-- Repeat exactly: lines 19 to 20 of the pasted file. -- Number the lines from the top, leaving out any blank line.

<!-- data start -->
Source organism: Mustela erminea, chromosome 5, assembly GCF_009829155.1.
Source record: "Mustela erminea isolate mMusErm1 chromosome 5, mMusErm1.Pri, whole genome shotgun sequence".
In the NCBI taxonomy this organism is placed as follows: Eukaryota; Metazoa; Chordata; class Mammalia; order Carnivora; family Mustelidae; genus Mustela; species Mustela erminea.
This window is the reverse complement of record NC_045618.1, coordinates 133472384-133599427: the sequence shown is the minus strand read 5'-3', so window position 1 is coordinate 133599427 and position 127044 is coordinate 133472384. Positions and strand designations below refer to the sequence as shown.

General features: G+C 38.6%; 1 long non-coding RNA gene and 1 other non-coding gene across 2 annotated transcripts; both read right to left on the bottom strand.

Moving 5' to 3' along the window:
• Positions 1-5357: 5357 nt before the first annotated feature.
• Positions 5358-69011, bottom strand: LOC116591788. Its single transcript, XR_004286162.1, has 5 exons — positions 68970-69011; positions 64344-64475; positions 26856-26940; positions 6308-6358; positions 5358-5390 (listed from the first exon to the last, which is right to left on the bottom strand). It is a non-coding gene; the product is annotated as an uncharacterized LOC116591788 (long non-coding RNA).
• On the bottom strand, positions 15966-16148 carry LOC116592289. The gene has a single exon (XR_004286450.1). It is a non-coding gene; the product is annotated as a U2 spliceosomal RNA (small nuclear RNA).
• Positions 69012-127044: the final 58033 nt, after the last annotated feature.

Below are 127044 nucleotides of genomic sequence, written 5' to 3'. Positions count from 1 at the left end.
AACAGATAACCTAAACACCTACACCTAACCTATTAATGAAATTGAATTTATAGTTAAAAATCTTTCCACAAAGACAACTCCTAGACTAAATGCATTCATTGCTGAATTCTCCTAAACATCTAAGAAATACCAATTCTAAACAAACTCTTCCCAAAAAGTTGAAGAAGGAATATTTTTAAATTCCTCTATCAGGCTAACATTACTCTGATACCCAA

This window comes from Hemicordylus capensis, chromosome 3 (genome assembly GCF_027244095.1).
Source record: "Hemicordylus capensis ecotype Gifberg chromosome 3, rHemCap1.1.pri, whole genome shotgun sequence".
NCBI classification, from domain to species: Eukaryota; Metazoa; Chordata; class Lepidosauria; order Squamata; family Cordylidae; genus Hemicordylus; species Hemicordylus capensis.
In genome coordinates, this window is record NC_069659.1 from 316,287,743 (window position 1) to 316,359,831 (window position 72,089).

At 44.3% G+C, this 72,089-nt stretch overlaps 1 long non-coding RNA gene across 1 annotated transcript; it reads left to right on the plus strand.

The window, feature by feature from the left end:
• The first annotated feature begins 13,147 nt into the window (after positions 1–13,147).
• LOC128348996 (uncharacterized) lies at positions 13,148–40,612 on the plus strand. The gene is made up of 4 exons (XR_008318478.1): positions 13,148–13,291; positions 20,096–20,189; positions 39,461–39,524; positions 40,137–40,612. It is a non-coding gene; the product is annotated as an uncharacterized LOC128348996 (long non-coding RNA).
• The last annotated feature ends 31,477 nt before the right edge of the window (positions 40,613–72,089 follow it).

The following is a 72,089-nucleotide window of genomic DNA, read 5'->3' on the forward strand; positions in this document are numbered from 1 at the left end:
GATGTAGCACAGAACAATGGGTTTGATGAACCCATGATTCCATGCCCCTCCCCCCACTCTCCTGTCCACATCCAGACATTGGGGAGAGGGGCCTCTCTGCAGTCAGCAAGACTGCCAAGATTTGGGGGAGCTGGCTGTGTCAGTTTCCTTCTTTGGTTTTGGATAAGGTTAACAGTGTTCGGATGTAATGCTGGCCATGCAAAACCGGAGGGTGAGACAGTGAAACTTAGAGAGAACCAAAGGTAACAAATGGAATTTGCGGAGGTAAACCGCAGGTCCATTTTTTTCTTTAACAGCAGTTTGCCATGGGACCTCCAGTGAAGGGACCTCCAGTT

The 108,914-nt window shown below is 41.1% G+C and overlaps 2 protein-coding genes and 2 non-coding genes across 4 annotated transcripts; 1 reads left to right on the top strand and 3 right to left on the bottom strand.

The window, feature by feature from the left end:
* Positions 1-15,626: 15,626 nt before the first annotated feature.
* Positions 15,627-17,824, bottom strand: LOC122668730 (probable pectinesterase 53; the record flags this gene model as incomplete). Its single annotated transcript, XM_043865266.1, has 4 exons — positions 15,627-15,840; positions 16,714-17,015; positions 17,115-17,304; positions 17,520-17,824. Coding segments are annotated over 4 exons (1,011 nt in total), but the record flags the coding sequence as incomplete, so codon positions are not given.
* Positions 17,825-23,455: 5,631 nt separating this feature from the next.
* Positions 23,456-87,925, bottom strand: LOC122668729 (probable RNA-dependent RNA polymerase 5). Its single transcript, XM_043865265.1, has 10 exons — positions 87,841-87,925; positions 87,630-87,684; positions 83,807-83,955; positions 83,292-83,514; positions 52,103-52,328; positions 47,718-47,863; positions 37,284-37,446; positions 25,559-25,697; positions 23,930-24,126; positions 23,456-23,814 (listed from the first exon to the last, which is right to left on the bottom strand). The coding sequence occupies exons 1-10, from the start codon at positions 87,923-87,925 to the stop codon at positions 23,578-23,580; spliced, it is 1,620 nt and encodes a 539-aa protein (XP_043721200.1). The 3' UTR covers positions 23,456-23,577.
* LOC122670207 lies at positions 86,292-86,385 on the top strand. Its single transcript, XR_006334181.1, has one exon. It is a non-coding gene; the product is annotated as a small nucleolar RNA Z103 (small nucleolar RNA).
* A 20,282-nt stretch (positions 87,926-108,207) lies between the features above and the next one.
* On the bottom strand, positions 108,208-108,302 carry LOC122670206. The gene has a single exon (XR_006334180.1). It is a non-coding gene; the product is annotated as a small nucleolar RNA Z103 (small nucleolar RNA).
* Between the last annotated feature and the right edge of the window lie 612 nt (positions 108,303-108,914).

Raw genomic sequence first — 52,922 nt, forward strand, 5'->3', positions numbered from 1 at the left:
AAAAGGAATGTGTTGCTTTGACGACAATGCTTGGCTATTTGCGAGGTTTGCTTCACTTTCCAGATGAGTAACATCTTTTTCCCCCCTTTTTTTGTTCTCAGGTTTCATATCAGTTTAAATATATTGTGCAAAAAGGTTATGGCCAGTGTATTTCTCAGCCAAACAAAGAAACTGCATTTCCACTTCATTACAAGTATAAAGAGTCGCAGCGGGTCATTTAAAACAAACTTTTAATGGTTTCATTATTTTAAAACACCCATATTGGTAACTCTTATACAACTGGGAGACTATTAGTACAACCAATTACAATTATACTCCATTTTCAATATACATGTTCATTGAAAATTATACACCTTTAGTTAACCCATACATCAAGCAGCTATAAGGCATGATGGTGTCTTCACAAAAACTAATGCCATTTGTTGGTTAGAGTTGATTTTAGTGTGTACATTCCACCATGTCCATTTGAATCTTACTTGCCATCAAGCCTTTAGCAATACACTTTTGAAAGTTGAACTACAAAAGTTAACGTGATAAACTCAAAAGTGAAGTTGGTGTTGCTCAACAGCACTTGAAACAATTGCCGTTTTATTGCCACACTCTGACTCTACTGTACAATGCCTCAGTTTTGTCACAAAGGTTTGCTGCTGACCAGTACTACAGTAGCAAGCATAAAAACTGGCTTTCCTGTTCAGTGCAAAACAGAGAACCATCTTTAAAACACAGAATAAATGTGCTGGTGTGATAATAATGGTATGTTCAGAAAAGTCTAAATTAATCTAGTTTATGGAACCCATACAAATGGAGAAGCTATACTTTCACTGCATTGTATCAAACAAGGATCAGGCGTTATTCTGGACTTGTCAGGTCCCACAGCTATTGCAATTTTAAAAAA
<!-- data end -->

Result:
• The first annotated feature begins 13,147 nt into the window (after positions 1–13,147).
• LOC128348996 (uncharacterized) lies at positions 13,148–40,612 on the plus strand. The gene is made up of 4 exons (XR_008318478.1): positions 13,148–13,291; positions 20,096–20,189; positions 39,461–39,524; positions 40,137–40,612. It is a non-coding gene; the product is annotated as an uncharacterized LOC128348996 (long non-coding RNA).